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Heavy-Handed Politics

"€œGod willing, with the force of God behind it, we shall soon experience a world
without the United States and Zionism."€ -- Iran President Ahmadi-Nejad

Wednesday, August 27, 2008

Barron’s Recognizes the Threat of Obama’s Tax Proposal; 'Today' Rejects Personal Responsibility, Attacks Online Dealmakers; Media Call Obama's 'Economic Disaster' Exaggeration a 'Sharpened Attack'

It seems like a no-brainer: Raising taxes is bad. It's a shame that Barron's is one of the few outlets to pick up on it.

An economic plan floated by Democratic presidential hopeful Sen. Barack Obama, Ill., would raise taxes on incomes above $250,000 – with the highest rate at 39.6 percent – and redistribute the wealth to the poor and middle-class. But that would be a big mistake, according to an article by Jim McTague in the August 25 issue of Barron's.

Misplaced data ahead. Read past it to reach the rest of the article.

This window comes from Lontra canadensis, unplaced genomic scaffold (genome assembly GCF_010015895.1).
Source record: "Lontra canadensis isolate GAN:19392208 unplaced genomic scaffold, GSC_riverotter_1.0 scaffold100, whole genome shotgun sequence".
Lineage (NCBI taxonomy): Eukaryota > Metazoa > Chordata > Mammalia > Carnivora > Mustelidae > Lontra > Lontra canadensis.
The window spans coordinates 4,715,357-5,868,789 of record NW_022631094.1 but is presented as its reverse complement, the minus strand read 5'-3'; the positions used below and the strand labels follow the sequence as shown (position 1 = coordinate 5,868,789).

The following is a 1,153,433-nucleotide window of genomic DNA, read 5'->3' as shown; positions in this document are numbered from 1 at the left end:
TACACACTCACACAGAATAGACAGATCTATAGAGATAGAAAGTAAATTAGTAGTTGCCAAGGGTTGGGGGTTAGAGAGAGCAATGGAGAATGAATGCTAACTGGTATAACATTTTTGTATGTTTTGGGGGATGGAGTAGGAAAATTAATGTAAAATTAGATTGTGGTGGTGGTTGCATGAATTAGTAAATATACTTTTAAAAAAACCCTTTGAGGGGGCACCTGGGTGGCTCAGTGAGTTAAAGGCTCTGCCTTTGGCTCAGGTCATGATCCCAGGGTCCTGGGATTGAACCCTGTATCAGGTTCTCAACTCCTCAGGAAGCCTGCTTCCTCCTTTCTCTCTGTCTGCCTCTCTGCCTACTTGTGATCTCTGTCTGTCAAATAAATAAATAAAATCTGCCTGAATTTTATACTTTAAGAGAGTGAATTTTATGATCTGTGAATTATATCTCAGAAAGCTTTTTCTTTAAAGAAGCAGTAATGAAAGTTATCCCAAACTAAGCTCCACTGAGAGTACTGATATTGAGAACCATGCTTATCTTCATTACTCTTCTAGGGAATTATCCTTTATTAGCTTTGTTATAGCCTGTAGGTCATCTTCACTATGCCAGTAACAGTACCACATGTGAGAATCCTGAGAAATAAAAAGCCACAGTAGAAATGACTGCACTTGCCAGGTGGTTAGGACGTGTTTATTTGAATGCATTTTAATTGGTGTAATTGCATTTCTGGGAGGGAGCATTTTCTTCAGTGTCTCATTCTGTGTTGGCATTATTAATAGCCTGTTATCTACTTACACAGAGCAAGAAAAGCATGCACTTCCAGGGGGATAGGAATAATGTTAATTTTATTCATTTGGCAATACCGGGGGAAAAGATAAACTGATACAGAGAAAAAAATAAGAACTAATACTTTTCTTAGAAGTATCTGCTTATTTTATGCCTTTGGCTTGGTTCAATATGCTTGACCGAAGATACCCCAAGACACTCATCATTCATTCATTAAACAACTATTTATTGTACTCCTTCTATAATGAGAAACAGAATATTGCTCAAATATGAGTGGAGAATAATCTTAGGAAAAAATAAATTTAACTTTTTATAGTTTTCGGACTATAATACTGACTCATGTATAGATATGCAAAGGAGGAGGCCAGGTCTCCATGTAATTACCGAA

"It's almost as if Obama wants to repeat the mistakes of Herbert Hoover," McTague said. "During the Great Depression, Hoover raised the top marginal rate to 63% from 25% and hiked corporate taxes, too, says Michael Aronstein, chief investment strategist at Oscar Gruss & Son in New York. The moves siphoned needed investment capital out of the markets and into the hands of bureaucrats, delaying the turnaround."

McTague explained that while Obama may be unable to avoid it this would ultimately be bad for investors.

"Because of the budget deficit, now approaching $500 billion a year, the next president, regardless of party, will have his hands tied, many observers say. He will have little choice but to raise taxes and cut spending," McTague wrote. "Obama's tax plans, however, point to a philosophy that historically has worried market pros. Raising taxes on the investor class simply doesn't help investment."

From: The Business & Media Institute


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